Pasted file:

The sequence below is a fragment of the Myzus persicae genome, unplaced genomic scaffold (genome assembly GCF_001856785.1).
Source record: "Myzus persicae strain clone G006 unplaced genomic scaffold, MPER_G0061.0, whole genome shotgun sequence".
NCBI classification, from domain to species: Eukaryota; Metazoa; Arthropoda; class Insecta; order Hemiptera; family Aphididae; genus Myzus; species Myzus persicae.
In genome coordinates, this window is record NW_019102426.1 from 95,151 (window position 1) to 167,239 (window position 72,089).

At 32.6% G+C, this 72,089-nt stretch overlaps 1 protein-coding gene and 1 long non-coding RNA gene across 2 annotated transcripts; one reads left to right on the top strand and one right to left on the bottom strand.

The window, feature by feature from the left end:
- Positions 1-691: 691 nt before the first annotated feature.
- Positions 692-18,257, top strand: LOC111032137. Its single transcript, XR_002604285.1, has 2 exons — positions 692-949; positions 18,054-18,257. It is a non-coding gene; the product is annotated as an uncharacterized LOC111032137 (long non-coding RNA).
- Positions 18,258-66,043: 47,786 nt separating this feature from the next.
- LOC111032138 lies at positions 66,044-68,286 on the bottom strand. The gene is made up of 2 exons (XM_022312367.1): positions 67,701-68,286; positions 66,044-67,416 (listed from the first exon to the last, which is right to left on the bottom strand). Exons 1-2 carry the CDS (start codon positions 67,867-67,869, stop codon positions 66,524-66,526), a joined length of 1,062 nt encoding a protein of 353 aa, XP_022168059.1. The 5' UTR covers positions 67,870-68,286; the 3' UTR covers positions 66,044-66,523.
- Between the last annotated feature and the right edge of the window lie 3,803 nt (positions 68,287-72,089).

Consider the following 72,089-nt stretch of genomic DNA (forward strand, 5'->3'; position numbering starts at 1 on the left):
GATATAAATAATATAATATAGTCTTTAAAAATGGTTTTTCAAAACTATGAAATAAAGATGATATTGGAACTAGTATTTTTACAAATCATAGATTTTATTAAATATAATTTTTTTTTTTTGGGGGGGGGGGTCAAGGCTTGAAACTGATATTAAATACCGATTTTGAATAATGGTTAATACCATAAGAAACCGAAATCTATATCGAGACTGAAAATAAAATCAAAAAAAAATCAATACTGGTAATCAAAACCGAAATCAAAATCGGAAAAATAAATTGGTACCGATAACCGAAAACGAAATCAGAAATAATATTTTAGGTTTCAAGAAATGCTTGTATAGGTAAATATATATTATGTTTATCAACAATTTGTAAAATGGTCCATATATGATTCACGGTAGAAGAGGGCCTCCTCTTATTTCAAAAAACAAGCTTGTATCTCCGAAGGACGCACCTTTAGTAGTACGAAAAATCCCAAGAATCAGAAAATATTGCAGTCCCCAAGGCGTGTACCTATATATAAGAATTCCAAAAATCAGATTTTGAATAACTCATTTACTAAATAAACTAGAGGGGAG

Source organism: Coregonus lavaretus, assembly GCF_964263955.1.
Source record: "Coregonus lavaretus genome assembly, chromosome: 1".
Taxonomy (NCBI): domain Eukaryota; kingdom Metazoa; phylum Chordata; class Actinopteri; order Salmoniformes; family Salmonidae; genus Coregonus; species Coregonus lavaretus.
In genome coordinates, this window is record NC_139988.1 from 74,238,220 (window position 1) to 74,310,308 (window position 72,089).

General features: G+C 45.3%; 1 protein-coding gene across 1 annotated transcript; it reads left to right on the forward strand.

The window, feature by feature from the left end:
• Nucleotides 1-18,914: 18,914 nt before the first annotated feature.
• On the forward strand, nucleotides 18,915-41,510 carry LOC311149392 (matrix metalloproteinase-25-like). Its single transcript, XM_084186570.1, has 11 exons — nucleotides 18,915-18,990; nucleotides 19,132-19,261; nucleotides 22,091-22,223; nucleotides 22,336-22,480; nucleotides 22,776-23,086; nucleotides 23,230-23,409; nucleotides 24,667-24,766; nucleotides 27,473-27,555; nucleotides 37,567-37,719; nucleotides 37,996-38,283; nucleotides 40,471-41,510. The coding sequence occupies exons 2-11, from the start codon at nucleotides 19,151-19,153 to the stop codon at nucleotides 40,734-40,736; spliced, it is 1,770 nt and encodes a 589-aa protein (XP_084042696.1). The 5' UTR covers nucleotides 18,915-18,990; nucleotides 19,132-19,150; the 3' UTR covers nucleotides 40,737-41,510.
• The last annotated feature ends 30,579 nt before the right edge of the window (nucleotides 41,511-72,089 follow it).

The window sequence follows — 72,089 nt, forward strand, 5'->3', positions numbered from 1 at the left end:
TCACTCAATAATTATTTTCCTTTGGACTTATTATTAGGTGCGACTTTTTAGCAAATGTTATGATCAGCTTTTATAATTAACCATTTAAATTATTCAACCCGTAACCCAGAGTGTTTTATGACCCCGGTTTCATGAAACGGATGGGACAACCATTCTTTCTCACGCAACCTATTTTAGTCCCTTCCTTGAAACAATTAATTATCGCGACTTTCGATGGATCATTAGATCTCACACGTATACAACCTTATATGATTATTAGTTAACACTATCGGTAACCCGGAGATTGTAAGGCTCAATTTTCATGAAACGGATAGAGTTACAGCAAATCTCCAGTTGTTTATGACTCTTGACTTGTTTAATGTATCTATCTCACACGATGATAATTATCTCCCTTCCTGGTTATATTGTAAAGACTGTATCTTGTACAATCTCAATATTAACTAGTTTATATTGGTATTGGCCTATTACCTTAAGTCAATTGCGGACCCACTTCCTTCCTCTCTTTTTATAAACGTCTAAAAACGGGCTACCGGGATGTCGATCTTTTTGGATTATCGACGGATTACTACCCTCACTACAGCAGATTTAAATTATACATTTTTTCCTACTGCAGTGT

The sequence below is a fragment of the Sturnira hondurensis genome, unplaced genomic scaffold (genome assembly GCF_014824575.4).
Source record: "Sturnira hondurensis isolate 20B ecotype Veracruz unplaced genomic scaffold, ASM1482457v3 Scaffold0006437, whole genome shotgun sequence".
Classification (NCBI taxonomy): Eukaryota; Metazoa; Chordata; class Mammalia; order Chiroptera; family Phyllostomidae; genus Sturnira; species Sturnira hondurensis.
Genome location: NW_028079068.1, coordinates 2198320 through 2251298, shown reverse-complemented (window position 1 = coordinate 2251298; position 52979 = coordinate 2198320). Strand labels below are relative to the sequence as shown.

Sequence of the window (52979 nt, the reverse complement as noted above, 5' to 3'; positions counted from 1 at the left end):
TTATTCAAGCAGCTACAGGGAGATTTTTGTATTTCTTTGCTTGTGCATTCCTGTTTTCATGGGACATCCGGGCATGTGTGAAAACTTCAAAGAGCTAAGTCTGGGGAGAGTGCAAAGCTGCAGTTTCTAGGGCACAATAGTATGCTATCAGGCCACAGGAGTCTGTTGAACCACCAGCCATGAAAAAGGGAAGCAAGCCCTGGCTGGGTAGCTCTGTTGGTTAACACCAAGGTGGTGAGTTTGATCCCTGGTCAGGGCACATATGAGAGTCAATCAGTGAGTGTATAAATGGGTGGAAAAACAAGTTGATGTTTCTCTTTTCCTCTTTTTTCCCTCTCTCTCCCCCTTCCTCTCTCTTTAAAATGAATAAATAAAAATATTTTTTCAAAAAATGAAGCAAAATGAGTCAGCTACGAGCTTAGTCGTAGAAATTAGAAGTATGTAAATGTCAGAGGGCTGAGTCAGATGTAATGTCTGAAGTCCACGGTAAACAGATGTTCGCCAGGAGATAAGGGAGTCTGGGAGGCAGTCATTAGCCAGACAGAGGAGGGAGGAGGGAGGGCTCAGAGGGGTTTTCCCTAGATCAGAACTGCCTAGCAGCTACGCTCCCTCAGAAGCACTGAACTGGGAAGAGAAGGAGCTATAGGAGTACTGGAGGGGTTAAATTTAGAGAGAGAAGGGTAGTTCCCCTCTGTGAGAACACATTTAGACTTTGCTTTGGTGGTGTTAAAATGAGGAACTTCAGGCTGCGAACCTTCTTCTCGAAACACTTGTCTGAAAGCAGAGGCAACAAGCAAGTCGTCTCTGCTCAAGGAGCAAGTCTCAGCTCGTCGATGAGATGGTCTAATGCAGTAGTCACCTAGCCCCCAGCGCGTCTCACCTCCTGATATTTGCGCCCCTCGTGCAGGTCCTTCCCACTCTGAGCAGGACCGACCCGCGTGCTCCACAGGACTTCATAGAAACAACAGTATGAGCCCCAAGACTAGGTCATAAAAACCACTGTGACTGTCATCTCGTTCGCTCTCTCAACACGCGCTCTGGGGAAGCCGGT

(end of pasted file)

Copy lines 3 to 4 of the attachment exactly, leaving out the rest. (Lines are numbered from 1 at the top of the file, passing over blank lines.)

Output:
NCBI classification, from domain to species: Eukaryota; Metazoa; Arthropoda; class Insecta; order Hemiptera; family Aphididae; genus Myzus; species Myzus persicae.
In genome coordinates, this window is record NW_019102426.1 from 95,151 (window position 1) to 167,239 (window position 72,089).